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BTKR1343

Introduction To Computers And Programming Language

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Objectives
In this chapter, you will:
Learn about different types of computers Explore the hardware and software components of a computer system Learn about the language of a computer Learn about the evolution of programming languages Examine high-level programming languages
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Objectives (cont.)
Discover what a compiler is and what it does Examine a C++ program Explore how a C++ program is processed Become aware of Standard C++ and ANSI/ISO Standard C++

Why Program?
Computer programmable machine designed to follow instructions Program instructions in computer memory to make it do something Programmer person who writes instructions (programs) to make computer perform a task SO, without programmers, no programs; without programs, a computer cannot do anything
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Categories of Computers
Supercomputers Mainframe computers Minicomputers Microcomputers (personal computers) Mobile computers

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Computer Components
Computer is an electronic device, with two major components.
Computer Hardware Software

Computer Hardware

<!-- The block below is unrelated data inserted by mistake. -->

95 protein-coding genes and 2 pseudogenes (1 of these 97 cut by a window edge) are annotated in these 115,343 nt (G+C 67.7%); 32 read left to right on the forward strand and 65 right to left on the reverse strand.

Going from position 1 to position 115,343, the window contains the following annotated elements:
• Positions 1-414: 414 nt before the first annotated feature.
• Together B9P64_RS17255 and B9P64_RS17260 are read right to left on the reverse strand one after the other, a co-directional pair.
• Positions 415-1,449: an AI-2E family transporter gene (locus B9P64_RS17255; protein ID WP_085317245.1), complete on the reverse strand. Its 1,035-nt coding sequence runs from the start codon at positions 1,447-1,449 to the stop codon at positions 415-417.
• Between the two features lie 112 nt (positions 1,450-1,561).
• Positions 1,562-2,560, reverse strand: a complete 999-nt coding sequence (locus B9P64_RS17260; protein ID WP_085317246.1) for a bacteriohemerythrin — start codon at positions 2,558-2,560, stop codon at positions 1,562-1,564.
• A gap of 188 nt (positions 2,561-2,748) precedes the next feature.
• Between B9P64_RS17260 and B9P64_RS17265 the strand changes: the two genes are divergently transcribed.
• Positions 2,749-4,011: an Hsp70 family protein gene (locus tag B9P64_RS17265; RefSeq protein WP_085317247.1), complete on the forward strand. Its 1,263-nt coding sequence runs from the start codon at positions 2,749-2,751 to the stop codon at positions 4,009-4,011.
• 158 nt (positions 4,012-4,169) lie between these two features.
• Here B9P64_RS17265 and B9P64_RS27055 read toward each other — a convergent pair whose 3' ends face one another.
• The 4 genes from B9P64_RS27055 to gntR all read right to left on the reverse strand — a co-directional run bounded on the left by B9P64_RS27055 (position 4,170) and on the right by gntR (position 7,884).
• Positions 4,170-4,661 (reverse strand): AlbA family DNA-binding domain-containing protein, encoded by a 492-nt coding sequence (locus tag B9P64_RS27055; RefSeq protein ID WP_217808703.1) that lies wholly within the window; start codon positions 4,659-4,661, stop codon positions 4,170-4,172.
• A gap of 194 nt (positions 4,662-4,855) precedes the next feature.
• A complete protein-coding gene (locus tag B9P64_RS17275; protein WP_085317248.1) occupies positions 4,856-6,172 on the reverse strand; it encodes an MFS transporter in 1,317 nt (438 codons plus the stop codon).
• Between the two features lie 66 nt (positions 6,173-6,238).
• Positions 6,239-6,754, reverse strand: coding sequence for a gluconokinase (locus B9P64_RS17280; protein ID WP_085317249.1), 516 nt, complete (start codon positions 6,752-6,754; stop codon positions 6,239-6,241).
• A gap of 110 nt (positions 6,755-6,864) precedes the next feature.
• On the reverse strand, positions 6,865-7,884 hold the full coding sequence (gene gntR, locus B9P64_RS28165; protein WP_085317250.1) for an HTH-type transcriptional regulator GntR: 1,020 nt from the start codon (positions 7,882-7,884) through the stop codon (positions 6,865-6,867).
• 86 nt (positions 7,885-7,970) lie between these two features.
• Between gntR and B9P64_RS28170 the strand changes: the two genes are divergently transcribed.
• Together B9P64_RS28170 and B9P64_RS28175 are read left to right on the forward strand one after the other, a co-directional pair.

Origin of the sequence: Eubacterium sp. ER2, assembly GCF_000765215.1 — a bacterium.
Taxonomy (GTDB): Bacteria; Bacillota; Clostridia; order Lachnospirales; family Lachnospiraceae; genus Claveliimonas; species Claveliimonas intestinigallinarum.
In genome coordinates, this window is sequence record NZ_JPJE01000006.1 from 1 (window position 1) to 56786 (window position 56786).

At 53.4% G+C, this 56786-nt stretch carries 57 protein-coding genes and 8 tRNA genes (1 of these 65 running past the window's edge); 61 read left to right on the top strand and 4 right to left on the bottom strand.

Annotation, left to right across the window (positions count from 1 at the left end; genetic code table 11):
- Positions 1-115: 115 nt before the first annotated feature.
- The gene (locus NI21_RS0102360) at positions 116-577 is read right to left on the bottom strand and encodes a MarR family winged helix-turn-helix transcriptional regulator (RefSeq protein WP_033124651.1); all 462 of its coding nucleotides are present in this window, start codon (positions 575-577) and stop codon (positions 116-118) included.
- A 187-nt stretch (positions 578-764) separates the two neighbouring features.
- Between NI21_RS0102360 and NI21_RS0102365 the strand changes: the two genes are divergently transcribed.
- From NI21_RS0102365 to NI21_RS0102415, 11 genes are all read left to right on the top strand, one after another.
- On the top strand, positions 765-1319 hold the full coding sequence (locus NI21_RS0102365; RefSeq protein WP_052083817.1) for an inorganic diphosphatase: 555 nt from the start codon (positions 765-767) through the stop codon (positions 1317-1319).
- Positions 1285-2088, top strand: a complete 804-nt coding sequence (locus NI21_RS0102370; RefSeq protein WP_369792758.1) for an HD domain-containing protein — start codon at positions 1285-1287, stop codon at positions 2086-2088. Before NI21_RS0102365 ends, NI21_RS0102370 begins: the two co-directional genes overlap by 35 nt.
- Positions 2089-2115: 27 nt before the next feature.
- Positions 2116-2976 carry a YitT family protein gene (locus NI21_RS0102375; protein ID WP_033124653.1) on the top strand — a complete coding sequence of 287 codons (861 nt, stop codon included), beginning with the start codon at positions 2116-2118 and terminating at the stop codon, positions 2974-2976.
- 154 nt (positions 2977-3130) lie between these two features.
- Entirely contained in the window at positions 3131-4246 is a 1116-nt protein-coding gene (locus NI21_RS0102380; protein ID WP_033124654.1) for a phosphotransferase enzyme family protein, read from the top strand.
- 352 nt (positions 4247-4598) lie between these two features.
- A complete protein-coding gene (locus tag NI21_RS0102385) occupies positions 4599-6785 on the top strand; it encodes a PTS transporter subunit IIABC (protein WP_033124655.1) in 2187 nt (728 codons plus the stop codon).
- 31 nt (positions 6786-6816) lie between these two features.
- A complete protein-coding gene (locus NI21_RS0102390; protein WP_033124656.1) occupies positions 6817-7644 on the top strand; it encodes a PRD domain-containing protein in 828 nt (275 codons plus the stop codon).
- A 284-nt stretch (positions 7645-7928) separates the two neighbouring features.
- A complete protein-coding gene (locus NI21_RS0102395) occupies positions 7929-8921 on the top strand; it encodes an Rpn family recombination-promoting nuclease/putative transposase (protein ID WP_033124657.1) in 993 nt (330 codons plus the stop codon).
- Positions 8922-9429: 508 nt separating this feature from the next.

Hardware refers to the physical parts of the computer that have mass (they can be touched) Hardware for a typical computer system include the following components

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Main Hardware Component Categories:


1. 2. 3. 4. 5. Central Processing Unit (CPU) Primary Storage or Main Memory Auxiliary or Secondary Storage Input Devices Output Devices

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Main Hardware Component Categories

Central Processing Unit (CPU)


Brain of the computer Comprised of:
Control Unit
Retrieves and decodes program instructions Coordinates activities of all other parts of computer

Arithmetic & Logic Unit


Hardware optimized for high-speed numeric calculation Hardware designed for true/false, yes/no decisions

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CPU Organization

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Main Memory
It is volatile. Main memory is erased when program terminates or computer is turned off Also called Random Access Memory (RAM) Organized as follows:
bit: smallest piece of memory. Has values 0 (off, false) or 1 (on, true) byte: 8 consecutive bits. Bytes have addresses.

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Main Memory
Addresses Each byte in memory is identified by a unique number known as an address.

The number 149 is stored in the byte with the address 16, and the number 72 is stored at address 23.
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Memory Cells
Address Contents
0 1 2 3 4 5 6 ... 999
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-27.2 354 0.005 -26 H RTV 001 ... X 75.62

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Secondary Storage
Non-volatile: data retained when program is not running or computer is turned off Comes in a variety of media:
magnetic: floppy disk, zip disk, hard drive optical: CD-ROM Flash drives, connected to the USB port
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Input Devices
Devices that send information to the computer from outside Many devices can provide input:
Keyboard, mouse, scanner, digital camera, microphone Disk drives and CD-ROM (Secondary storage)

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Output Devices
Output is information sent from a computer program to the outside world. The output is sent to an output device Many devices can be used for output: